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Politics

New legislation would move Michigan towards a universal vote-by-mail system

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A state senator is proposing Michigan follow the lead of five other states, by moving to a primarily vote-by-mail system, and limiting in-person voting. 

New legislation in the state senate would automatically send registered voters an application for an absentee ballot.

Five other states; Oregon, Washington, Hawaii, Utah, and Colorado, have already moved towards a similar system.

Bill sponsor Democratic State Senator Jeff Irwin said vote-by-mail systems see higher participation, are safer, and cheaper.

“There is a ton of money that can be saved,” Irwin said. “Millions and millions of dollars can be saved every year and I think that is an important goal in state government particularly when we’re looking at a big-budget cliff.”

Irwin said his bill would greatly reduce the number of election workers that need to be trained and paid every year.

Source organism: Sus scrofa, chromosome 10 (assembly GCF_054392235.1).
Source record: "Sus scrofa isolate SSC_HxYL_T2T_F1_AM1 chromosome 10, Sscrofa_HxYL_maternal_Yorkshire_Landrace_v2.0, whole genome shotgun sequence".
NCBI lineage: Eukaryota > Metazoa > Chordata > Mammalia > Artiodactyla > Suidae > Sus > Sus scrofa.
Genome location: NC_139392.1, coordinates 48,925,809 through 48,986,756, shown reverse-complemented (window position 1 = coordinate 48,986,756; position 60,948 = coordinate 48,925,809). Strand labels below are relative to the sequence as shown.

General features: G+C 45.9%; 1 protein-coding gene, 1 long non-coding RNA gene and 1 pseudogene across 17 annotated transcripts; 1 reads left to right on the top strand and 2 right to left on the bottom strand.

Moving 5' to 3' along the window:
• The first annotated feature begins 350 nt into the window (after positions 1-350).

During the state’s May 5th elections Secretary of State Jocelyn Benson automatically sent out absentee ballot applications to registered voters. The move was intended to reduce the number of voters who needed to go out to the polls during the coronavirus outbreak.

Governor Gretchen Whitmer also closed all but one polling location in each district.

Essentially, Senator Irwin’s legislation would make those changes standard for all state elections.

“We do retain the option for people to vote at their local clerk’s office because that’s important for disabled voters who sometimes require accommodations.”

He said the vote-by-mail system is especially important for the November election given the global pandemic.

“We certainly don’t want a situation this fall where voters are looking at important elections and are concerned about their health and the health of everyone in their community because of everyone gathering at these precincts.”

A spokesperson for Senate Majority Leader Mike Shirkey said he has not had an opportunity to review the bill.